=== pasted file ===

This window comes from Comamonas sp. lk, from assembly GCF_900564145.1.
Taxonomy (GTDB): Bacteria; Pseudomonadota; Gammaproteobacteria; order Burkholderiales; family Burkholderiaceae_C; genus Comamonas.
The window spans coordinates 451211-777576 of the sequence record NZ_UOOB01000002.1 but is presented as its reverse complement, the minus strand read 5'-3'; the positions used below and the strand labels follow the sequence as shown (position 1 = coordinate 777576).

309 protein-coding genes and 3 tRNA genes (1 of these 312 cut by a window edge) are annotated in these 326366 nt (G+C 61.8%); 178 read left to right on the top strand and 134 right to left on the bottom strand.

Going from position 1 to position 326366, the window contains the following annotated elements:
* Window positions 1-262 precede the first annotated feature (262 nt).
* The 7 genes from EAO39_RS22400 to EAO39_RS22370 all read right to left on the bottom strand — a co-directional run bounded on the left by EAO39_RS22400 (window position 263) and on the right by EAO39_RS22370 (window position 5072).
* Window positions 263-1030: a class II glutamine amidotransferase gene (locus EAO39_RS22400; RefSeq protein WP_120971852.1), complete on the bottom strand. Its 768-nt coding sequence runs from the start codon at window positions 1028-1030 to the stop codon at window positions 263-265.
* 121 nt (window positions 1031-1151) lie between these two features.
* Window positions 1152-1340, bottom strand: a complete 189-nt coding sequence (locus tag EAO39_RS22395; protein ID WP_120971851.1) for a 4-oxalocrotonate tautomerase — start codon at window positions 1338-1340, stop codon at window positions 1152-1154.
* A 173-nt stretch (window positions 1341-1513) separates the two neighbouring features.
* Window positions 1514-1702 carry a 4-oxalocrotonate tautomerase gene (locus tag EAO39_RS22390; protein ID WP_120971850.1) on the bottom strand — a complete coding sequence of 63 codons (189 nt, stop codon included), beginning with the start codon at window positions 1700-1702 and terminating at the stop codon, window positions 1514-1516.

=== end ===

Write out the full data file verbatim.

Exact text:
This window comes from Comamonas sp. lk, from assembly GCF_900564145.1.
Taxonomy (GTDB): Bacteria; Pseudomonadota; Gammaproteobacteria; order Burkholderiales; family Burkholderiaceae_C; genus Comamonas.
The window spans coordinates 451211-777576 of the sequence record NZ_UOOB01000002.1 but is presented as its reverse complement, the minus strand read 5'-3'; the positions used below and the strand labels follow the sequence as shown (position 1 = coordinate 777576).

309 protein-coding genes and 3 tRNA genes (1 of these 312 cut by a window edge) are annotated in these 326366 nt (G+C 61.8%); 178 read left to right on the top strand and 134 right to left on the bottom strand.

Going from position 1 to position 326366, the window contains the following annotated elements:
* Window positions 1-262 precede the first annotated feature (262 nt).
* The 7 genes from EAO39_RS22400 to EAO39_RS22370 all read right to left on the bottom strand — a co-directional run bounded on the left by EAO39_RS22400 (window position 263) and on the right by EAO39_RS22370 (window position 5072).
* Window positions 263-1030: a class II glutamine amidotransferase gene (locus EAO39_RS22400; RefSeq protein WP_120971852.1), complete on the bottom strand. Its 768-nt coding sequence runs from the start codon at window positions 1028-1030 to the stop codon at window positions 263-265.
* 121 nt (window positions 1031-1151) lie between these two features.
* Window positions 1152-1340, bottom strand: a complete 189-nt coding sequence (locus tag EAO39_RS22395; protein ID WP_120971851.1) for a 4-oxalocrotonate tautomerase — start codon at window positions 1338-1340, stop codon at window positions 1152-1154.
* A 173-nt stretch (window positions 1341-1513) separates the two neighbouring features.
* Window positions 1514-1702 carry a 4-oxalocrotonate tautomerase gene (locus tag EAO39_RS22390; protein ID WP_120971850.1) on the bottom strand — a complete coding sequence of 63 codons (189 nt, stop codon included), beginning with the start codon at window positions 1700-1702 and terminating at the stop codon, window positions 1514-1516.